Caregiving is one of three areas positively impacted by access to flexibility; and as baby boomers age, such access will only become more crucial for their millennial children. Joseph Coughlin, founder and director of the Massachusetts Institute of Technology AgeLab, points out that 34.5 million Americans provided unpaid care to a person over 50 as of 2015, and that number will only grow in coming years. This issue is just one more reason why it's time to usher in a flexible workforce.
As Coughlin writes for Forbes, caregiving isn't just about physical care; it's also about "emotional support, financial management, home maintenance, and logistical coordination." And though caregiving duties can limit productivity and advancement for anyone operating in an inflexible work environment, millennials may be hit the hardest.
For starters, baby boomers had fewer children than their parents, as Coughlin points out, meaning there's a smaller field of potential caregivers. (Perhaps, then, it's not surprising the average millennial caregiver spends an average of 21.2 hours a week assisting a loved one, as we note in our research paper.) Then there are the three D's: debt, distance, and divorce. Many millennials started their careers saddled with extreme student debt, so up until now they've been more inclined to prioritize salary over flexibility when looking for jobs. As for distance, millennials have moved away from their hometowns in greater proportions than prior generations, so logistics have become a bigger caregiving consideration. And finally, a high rate of divorce among baby boomers means millennials often have to manage separate lives for their parents.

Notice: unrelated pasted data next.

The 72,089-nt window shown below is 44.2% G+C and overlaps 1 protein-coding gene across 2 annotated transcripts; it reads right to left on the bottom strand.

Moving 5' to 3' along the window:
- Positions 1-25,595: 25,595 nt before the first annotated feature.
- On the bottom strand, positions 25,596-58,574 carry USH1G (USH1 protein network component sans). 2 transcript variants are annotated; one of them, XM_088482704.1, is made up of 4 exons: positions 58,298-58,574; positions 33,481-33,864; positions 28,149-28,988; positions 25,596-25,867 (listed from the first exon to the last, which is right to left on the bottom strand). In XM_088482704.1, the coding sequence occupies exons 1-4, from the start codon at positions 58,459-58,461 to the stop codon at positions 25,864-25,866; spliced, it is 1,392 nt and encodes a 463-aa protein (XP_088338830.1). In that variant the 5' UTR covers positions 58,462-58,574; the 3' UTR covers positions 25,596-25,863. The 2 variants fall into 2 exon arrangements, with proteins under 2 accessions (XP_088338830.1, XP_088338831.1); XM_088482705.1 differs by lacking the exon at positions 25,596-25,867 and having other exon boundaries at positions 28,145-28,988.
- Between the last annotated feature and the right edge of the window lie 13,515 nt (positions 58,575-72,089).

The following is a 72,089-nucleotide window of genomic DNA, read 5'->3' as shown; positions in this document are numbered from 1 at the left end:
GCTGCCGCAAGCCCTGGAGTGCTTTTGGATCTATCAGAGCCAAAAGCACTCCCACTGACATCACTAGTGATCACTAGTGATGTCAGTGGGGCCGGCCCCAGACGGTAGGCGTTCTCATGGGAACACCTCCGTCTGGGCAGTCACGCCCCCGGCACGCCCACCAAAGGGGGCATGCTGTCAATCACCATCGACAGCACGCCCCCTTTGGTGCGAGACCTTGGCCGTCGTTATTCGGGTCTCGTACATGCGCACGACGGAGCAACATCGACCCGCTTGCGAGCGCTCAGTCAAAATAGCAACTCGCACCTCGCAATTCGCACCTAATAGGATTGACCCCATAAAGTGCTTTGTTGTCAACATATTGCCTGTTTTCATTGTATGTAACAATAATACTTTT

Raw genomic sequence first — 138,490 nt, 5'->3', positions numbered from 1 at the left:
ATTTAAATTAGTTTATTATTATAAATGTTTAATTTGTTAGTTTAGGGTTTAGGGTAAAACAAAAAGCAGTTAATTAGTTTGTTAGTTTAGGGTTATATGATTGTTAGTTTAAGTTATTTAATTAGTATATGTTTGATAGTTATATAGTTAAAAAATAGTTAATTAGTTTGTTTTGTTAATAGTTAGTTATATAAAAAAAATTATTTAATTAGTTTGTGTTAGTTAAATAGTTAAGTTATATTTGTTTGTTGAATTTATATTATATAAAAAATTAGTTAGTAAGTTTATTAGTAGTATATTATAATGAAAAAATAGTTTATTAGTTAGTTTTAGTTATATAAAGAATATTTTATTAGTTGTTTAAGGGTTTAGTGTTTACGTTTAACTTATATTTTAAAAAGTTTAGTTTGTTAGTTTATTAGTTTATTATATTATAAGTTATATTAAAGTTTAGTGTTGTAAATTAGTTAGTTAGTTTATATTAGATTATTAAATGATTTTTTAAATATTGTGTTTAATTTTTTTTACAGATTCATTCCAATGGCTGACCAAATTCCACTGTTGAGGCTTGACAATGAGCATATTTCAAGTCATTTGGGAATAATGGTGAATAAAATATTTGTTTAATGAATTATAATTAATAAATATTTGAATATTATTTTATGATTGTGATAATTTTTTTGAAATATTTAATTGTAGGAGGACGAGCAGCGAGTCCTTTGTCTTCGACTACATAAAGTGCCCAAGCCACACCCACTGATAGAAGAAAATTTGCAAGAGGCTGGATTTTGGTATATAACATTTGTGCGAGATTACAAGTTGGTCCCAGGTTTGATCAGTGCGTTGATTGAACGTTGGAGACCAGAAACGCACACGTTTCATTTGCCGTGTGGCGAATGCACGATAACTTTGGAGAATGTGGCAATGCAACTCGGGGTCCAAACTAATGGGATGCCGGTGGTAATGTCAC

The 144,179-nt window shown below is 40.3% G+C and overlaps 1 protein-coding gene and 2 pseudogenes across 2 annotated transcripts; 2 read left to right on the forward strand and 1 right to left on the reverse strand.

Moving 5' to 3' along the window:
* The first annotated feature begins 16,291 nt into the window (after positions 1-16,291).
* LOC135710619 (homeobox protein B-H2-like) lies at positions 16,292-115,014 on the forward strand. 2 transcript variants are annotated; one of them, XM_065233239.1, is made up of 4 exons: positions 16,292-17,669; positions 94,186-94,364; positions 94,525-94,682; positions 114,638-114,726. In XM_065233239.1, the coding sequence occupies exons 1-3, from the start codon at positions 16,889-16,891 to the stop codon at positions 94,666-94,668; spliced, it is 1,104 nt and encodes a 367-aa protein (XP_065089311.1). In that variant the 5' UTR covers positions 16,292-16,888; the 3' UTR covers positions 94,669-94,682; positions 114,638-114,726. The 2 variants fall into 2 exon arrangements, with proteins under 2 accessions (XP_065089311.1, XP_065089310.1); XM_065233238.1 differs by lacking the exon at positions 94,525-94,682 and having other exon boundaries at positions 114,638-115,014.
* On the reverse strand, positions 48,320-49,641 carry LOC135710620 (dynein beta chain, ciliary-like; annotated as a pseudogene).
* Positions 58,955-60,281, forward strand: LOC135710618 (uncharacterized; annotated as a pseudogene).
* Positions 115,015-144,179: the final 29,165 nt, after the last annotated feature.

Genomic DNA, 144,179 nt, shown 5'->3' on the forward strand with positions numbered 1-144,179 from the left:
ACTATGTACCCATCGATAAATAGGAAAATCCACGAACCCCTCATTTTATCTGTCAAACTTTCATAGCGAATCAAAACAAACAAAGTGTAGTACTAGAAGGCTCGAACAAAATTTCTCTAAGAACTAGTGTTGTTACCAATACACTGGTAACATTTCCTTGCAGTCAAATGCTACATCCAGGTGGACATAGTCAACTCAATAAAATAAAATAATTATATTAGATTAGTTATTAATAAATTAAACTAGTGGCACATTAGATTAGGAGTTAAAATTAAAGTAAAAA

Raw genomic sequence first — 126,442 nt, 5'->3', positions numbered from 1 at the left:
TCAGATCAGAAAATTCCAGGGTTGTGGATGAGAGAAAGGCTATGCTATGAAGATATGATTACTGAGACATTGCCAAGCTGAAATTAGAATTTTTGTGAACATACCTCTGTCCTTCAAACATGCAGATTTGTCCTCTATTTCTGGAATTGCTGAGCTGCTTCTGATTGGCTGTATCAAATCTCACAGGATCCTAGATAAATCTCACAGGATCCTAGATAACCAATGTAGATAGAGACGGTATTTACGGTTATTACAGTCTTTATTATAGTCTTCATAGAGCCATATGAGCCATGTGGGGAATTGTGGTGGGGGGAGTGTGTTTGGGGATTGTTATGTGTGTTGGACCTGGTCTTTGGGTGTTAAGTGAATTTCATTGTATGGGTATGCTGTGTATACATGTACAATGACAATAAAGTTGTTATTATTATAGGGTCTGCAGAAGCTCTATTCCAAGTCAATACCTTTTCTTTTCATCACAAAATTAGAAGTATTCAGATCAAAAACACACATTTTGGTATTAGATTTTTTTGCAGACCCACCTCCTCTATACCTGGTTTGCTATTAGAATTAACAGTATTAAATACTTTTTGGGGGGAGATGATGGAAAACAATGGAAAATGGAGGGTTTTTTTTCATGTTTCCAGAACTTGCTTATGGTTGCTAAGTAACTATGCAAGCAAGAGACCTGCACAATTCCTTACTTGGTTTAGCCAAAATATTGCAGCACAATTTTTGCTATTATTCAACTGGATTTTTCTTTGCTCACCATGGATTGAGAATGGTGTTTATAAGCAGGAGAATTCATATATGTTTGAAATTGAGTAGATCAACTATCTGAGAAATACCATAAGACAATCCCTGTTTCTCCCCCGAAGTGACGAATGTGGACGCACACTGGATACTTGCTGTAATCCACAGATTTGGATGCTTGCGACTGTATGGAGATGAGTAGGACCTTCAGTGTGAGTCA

All told, millennials who are or will be providing care to the over-50 set face a perfect storm of challenges. "As tens of millions of people take on caregiving responsibilities each year, supporting those caring for our aging population has become one of the most pressing financial issues of our lifetime," Lorna Sabbia, head of Retirement and Personal Wealth Solutions for Bank of America Merrill Lynch, tells Coughlin.
To surmount these challenges, Coughlin says we must "create new ways to provide care within the context of tomorrow's millennial caregiver," and doing so "will most assuredly mean developing a wide range of innovations that include affordable care technologies, high touch services, caregiver-friendly and flexible workplaces, financing options, etc."
According to our research, only about half of the millennials who need flexibility—caregivers or otherwise—can actually access it. And that's one of the reasons why we developed our people analytics software—to provide companies with the data necessary to create policies that respond to actual employee needs. When employers can attract and retain top talent, and when employees can make their personal responsibilities compatible with their professional ones, everyone wins.